New Zealand will open a quarantine-free, "travel bubble" with Australia from 11:59pm on April 18, Prime Minister Jacinda Ardern announced Tuesday.
Why it matters: New Zealand tourism industry official Chris Roberts and Michael Barnett, an NZ Chamber of Commerce director, told Axios the plan could serve as a model that other countries can learn from.
- The announcement reflects the success that both countries have had in managing the virus, per scientist Shaun Hendy, who heads a research center advising the NZ government.
The big picture: Australia and NZ shut their borders in March 2020, as COVID-19 spread across the world.
- Australia announced a "safe travel zone" for New Zealanders to travel to parts of the country without quarantining last October. It was later expanded to the rest of the country. But New Zealanders had to check into managed quarantine hotels upon their return.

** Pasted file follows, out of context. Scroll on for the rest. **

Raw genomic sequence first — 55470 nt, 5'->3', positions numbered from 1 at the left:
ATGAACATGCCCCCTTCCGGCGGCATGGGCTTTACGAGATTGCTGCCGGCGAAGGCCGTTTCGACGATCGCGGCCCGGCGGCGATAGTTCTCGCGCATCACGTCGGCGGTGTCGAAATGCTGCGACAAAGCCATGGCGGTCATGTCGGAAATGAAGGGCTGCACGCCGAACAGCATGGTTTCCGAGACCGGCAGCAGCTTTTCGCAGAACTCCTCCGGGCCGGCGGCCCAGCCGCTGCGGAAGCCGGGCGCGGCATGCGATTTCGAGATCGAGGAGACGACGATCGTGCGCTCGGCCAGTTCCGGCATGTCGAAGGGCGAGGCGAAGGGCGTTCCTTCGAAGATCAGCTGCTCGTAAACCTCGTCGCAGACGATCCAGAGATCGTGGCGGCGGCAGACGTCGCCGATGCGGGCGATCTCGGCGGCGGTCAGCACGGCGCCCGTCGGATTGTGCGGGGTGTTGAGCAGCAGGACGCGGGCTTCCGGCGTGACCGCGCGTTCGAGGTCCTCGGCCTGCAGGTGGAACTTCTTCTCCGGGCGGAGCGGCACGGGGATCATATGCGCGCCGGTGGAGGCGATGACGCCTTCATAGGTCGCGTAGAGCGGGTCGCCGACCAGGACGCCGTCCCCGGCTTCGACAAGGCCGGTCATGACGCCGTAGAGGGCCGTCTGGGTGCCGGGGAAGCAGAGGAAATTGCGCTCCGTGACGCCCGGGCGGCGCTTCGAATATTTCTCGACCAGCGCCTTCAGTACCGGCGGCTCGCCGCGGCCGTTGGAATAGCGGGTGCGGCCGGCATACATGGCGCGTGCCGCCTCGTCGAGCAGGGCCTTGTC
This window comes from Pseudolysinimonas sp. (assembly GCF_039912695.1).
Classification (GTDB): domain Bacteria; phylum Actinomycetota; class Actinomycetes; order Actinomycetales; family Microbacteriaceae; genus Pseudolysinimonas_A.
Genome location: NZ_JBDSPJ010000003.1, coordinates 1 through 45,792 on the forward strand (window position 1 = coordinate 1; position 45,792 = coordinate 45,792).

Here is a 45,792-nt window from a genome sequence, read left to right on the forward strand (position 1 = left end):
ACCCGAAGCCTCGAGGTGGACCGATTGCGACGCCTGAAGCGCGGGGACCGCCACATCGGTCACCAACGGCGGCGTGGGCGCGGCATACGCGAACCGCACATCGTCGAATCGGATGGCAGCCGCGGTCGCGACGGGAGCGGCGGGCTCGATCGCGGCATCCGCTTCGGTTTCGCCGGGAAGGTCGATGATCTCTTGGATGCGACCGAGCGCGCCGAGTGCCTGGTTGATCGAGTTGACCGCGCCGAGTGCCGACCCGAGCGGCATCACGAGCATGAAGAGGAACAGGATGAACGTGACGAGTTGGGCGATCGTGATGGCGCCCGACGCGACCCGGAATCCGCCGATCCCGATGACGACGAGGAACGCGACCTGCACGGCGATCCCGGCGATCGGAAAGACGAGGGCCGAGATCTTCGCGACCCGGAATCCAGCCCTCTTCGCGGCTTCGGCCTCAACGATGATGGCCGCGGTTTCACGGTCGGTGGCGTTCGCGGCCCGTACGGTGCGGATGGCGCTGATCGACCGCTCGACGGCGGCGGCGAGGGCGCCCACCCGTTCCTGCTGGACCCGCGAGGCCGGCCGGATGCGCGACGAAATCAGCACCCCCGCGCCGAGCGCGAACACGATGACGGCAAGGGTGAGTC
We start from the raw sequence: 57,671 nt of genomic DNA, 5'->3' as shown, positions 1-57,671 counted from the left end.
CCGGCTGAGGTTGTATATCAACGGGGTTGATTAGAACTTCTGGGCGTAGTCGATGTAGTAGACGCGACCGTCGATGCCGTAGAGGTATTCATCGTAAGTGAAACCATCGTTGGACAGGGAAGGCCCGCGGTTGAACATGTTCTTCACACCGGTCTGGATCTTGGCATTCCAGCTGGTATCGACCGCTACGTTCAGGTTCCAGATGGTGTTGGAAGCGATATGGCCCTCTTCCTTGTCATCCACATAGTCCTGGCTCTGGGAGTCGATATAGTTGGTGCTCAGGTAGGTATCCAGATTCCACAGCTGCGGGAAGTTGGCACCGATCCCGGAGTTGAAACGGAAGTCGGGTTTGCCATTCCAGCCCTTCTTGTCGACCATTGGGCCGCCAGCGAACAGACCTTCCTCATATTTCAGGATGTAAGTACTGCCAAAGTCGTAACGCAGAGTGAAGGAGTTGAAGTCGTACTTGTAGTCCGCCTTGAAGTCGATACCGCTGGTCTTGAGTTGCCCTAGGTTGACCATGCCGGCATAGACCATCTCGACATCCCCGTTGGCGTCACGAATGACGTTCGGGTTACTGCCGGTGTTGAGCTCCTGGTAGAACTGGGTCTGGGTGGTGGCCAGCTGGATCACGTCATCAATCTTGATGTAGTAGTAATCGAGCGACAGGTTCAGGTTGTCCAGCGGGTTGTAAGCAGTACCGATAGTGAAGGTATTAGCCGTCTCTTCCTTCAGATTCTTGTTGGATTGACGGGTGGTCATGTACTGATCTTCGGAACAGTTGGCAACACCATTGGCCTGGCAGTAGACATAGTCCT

- This two-way travel bubble means Australians and returning Kiwis won't have to stay in these hotels and are free to travel around the country without restrictions beyond wearing masks on public transport.
For the record: New Zealand last detected a coronavirus infection in the community on Feb. 28.
- There are currently no reported cases in Australia. But New South Wales and Queensland have both reported locally acquired cases in the past week linked to a bachelorette party at a bar in NSW, near the states' border.
Between the lines: Te Pūnaha Matatini director Hendy said opening the travel corridor would be low-risk to New Zealand's COVID-free status, as Australia is also following a similar elimination strategy and it has "excellent" surveillance systems in place.
- "Should an outbreak occur in one of the Australian States we would learn about it quickly and our government would have time to take steps to manage travel from any affected region," Hendy said.
Of note: Hendy notes that both countries have had failures at managed isolation and quarantine facilities.
- "When this happens, travel restrictions will need to be brought back in," Hendy said.
- Travelers should be prepared for an extended stay or quarantine on return if this happens, he added.
Editor's note: This a breaking news story. Please check back for updates.